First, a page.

Volunteer Lieutenant Michael John McLean

 

Volunteer Lieutenant Michael John McLean (aged about 18) of Lowertown, Schull (near Gaggan)

Date of incident: 6 Dec. 1920

Sources: Death Certificate (unidentified male), 6 Dec. 1920; CE, 8 Dec. 1920; II, 11 Dec. 1920; Weekly Summary of Outrages against the Police, Dec. 1920 (CO 904/148-50, TNA); Frank Neville’s WS 443, 9 (BMH); Timothy Keohane’s WS 1295, 7-8 (BMH); Edward Young’s WS 1402, 16-18 (BMH); Edward O’Sullivan’s WS 1501, 4 (BMH); James ‘Spud’ Murphy’s WS 1684, 8-9 (BMH); West Cork’s FS, 207; Barry (1949, 1989), 58, 236; Deasy (1966), 11; Deasy (1973), 183; Last Post (1976), 76; Michael John McLean Memorial, Gaggan; McLean Memorial, Lowertown, Schull; Cork No. 5 Brigade Memorial, Bantry.

 

Note: Michael McLean, a lieutenant of the West Cork Brigade and a member of the Leamcon Volunteer Company (Schull Battalion), was killed near Gaggan in the Bandon district by British forces following an abortive IRA ambush at Gaggan. An official police account maintained that McLean, armed with a fully loaded Webley revolver, had been shot dead while trying to escape from custody after the ambush by running away. See Weekly Summary of Outrages against the Police, Dec. 1920 (CO 904/148-50, TNA).

 

According to Liam Deasy, British forces captured McLean in the house of a loyalist, ‘and having tortured him mercilessly, riddled him with bullets in view of a sixteen-year-old lad who witnessed the atrocity from a nearby cottage’. See Deasy (1973), 183. Frank Neville, assistant quartermaster of the West Cork Brigade, also reported that McLean had not died in combat. According to his account, there was ‘a running fight’ near Gaggan between the Flying Column and British forces: ‘The Black and Tans and R.I.C. were the opponents, and they captured one of the column scouts—McClean [sic] from Schull—and murdered him then and there. He was armed with a revolver but he was not killed in action; he was taken prisoner and then shot.’ See Frank Neville’s WS 443, 9 (BMH).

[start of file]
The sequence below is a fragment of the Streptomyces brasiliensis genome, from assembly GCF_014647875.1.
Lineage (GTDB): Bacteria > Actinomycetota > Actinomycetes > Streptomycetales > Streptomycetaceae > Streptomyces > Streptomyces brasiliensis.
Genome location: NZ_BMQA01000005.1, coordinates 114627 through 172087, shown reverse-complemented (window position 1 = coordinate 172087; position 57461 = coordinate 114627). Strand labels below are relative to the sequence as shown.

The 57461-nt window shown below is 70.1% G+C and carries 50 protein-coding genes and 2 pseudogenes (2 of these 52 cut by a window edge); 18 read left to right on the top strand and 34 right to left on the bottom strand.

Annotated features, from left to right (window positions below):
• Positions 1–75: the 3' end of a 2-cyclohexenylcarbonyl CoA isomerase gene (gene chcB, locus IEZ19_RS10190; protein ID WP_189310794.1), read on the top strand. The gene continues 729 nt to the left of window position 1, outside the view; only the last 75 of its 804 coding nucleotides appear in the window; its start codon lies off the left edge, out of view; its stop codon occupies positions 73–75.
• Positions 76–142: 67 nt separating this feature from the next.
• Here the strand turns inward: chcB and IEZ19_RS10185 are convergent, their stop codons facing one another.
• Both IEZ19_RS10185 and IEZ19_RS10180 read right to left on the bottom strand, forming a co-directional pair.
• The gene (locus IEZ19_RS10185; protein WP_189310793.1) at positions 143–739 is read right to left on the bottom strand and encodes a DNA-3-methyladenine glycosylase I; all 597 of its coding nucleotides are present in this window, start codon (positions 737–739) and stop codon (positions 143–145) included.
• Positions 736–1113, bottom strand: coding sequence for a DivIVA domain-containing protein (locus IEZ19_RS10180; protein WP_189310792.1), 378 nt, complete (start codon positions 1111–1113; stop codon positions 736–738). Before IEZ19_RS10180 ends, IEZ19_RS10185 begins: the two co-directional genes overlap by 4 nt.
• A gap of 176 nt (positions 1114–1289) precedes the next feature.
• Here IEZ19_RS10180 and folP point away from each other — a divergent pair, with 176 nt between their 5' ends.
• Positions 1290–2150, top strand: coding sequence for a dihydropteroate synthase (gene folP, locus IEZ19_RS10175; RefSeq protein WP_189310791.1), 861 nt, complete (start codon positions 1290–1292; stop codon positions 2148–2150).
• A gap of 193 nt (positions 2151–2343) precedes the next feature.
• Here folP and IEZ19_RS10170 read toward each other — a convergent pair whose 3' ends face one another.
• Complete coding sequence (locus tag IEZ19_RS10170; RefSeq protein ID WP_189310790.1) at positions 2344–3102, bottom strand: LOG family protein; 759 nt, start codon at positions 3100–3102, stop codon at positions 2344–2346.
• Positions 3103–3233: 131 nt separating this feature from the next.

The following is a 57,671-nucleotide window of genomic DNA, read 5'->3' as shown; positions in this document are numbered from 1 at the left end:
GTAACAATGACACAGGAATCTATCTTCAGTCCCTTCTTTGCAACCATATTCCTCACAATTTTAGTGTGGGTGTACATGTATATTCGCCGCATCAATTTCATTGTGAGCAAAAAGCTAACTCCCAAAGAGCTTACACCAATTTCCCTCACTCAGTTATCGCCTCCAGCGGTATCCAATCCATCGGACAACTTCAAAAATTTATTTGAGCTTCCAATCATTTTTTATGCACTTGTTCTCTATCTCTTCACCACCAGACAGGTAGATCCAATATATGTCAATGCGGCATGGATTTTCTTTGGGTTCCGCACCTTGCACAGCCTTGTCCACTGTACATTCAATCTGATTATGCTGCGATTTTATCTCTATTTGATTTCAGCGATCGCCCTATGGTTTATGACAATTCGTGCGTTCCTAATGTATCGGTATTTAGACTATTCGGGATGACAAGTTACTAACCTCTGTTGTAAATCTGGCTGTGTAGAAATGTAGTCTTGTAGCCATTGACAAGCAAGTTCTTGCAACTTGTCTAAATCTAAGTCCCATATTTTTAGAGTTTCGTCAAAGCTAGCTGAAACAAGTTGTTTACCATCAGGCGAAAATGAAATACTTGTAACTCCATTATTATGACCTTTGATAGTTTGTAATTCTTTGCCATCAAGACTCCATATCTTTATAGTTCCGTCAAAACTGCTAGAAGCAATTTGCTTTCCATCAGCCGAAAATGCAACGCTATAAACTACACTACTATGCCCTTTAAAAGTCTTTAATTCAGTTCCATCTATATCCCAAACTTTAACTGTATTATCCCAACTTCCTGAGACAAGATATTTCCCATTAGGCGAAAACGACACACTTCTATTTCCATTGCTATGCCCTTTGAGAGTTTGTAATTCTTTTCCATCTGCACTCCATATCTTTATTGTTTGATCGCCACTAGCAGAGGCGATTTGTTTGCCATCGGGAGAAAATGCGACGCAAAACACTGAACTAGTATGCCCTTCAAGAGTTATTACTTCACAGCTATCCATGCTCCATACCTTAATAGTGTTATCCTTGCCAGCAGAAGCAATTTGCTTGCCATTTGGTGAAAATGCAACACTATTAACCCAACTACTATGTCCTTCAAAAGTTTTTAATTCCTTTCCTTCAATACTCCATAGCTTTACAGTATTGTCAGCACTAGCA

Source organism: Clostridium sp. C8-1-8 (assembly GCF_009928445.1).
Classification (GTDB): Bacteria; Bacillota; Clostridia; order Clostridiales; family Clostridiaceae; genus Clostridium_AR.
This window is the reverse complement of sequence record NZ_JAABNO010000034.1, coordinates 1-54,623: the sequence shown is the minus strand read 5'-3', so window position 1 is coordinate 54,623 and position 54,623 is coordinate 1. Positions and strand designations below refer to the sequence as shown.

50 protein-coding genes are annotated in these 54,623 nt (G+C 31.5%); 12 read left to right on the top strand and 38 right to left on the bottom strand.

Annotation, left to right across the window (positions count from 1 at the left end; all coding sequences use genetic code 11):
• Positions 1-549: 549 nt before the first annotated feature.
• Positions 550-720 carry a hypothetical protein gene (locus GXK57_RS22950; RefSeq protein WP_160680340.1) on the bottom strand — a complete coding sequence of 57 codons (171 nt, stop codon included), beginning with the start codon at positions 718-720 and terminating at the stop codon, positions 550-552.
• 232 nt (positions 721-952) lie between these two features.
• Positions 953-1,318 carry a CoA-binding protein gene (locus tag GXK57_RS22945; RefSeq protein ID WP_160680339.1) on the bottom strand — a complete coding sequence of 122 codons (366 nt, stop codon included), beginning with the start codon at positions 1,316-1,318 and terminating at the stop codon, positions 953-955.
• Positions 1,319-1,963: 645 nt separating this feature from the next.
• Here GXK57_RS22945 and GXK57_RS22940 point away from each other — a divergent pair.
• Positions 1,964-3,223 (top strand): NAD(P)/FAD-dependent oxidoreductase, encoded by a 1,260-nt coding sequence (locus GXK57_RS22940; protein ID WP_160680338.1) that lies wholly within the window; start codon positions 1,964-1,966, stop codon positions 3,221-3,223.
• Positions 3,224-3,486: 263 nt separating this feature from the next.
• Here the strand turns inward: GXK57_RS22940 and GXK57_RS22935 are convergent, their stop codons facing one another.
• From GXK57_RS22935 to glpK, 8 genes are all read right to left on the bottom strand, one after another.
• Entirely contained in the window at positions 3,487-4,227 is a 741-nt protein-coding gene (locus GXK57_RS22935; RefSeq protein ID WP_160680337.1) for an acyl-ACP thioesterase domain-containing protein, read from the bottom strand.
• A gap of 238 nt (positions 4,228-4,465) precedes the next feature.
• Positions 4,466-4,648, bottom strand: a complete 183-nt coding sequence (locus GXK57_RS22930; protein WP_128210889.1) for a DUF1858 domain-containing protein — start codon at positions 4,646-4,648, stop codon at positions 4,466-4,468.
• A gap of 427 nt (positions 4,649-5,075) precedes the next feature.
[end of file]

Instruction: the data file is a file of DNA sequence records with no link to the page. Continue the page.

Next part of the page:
But Tom Barry offered a different account, made memorable for him by its association with a painful case of cowardice on the part of one of McLean’s comrades. An intended IRA ambush at Gaggan of a party of RIC men who regularly travelled the Clonakilty-Bandon road in a single lorry miscarried when by mistake the lorry was allowed to pass through the IRA ambush site with only a few shots fired. The Tans soon stopped the lorry, ‘got into the fields, and came on the unsuspecting column’s flank as it retired’. Surprised at the strength of the IRA force, they ‘fired a few volleys, ran back to the lorry, and drove rapidly on to Bandon. The few volleys killed Lieutenant Michael McLean of Schull and caused some confusion in the ranks of the column. A few of the I.R.A. behaved very badly and one nearly caused a panic before the Brigade O.C. [Charlie Hurley] regained control. . . . Charlie made only one mistake, not shooting on the spot the man who nearly caused the panic. Later on, this coward was dismissed from the I.R.A. and ordered out of the country.’ See Barry (1949, 1989), 58.